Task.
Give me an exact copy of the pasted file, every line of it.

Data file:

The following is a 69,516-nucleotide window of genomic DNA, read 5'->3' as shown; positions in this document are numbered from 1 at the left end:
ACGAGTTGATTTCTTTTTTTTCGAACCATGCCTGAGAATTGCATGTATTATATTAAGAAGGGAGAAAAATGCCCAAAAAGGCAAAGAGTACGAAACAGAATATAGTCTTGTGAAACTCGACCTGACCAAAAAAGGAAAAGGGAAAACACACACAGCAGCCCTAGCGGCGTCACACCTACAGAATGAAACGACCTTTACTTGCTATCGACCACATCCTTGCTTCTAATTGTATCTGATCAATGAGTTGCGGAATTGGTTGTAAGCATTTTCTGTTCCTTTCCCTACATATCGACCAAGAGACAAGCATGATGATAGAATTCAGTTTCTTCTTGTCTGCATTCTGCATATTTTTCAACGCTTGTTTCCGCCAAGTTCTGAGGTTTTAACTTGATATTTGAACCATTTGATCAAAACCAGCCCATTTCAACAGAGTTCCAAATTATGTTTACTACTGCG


The following is a 69,516-nucleotide window of genomic DNA, read 5'->3' as shown; positions in this document are numbered from 1 at the left end:
ACGAGTTGATTTCTTTTTTTTCGAACCATGCCTGAGAATTGCATGTATTATATTAAGAAGGGAGAAAAATGCCCAAAAAGGCAAAGAGTACGAAACAGAATATAGTCTTGTGAAACTCGACCTGACCAAAAAAGGAAAAGGGAAAACACACACAGCAGCCCTAGCGGCGTCACACCTACAGAATGAAACGACCTTTACTTGCTATCGACCACATCCTTGCTTCTAATTGTATCTGATCAATGAGTTGCGGAATTGGTTGTAAGCATTTTCTGTTCCTTTCCCTACATATCGACCAAGAGACAAGCATGATGATAGAATTCAGTTTCTTCTTGTCTGCATTCTGCATATTTTTCAACGCTTGTTTCCGCCAAGTTCTGAGGTTTTAACTTGATATTTGAACCATTTGATCAAAACCAGCCCATTTCAACAGAGTTCCAAATTATGTTTACTACTGCG